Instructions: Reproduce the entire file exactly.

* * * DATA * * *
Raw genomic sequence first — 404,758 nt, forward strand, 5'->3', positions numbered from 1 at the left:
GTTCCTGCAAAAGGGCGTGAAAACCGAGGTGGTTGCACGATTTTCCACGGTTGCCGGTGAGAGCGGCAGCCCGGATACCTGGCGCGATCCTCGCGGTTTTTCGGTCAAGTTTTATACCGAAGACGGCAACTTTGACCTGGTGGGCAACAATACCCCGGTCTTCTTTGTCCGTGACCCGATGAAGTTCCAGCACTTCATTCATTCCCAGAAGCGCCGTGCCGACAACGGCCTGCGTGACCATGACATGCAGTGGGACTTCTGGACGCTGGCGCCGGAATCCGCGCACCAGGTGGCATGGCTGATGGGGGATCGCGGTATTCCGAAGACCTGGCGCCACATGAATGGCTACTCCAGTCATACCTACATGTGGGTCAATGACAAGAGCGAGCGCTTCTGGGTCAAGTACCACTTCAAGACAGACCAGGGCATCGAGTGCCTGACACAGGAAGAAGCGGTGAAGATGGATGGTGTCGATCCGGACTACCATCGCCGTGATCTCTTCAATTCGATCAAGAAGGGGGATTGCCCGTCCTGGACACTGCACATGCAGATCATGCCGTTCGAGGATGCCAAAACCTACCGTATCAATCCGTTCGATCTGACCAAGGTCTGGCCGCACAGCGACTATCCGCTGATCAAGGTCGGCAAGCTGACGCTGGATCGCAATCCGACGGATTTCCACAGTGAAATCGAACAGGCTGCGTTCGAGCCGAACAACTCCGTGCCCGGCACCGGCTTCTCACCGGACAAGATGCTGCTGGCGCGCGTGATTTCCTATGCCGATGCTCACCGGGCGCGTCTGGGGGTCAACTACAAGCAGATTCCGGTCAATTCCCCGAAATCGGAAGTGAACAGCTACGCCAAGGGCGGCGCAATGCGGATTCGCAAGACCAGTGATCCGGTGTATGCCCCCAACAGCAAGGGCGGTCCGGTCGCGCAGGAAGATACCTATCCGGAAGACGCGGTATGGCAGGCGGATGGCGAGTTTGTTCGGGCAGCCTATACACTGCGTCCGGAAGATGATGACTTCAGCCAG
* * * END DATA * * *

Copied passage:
Raw genomic sequence first — 404,758 nt, forward strand, 5'->3', positions numbered from 1 at the left:
GTTCCTGCAAAAGGGCGTGAAAACCGAGGTGGTTGCACGATTTTCCACGGTTGCCGGTGAGAGCGGCAGCCCGGATACCTGGCGCGATCCTCGCGGTTTTTCGGTCAAGTTTTATACCGAAGACGGCAACTTTGACCTGGTGGGCAACAATACCCCGGTCTTCTTTGTCCGTGACCCGATGAAGTTCCAGCACTTCATTCATTCCCAGAAGCGCCGTGCCGACAACGGCCTGCGTGACCATGACATGCAGTGGGACTTCTGGACGCTGGCGCCGGAATCCGCGCACCAGGTGGCATGGCTGATGGGGGATCGCGGTATTCCGAAGACCTGGCGCCACATGAATGGCTACTCCAGTCATACCTACATGTGGGTCAATGACAAGAGCGAGCGCTTCTGGGTCAAGTACCACTTCAAGACAGACCAGGGCATCGAGTGCCTGACACAGGAAGAAGCGGTGAAGATGGATGGTGTCGATCCGGACTACCATCGCCGTGATCTCTTCAATTCGATCAAGAAGGGGGATTGCCCGTCCTGGACACTGCACATGCAGATCATGCCGTTCGAGGATGCCAAAACCTACCGTATCAATCCGTTCGATCTGACCAAGGTCTGGCCGCACAGCGACTATCCGCTGATCAAGGTCGGCAAGCTGACGCTGGATCGCAATCCGACGGATTTCCACAGTGAAATCGAACAGGCTGCGTTCGAGCCGAACAACTCCGTGCCCGGCACCGGCTTCTCACCGGACAAGATGCTGCTGGCGCGCGTGATTTCCTATGCCGATGCTCACCGGGCGCGTCTGGGGGTCAACTACAAGCAGATTCCGGTCAATTCCCCGAAATCGGAAGTGAACAGCTACGCCAAGGGCGGCGCAATGCGGATTCGCAAGACCAGTGATCCGGTGTATGCCCCCAACAGCAAGGGCGGTCCGGTCGCGCAGGAAGATACCTATCCGGAAGACGCGGTATGGCAGGCGGATGGCGAGTTTGTTCGGGCAGCCTATACACTGCGTCCGGAAGATGATGACTTCAGCCAG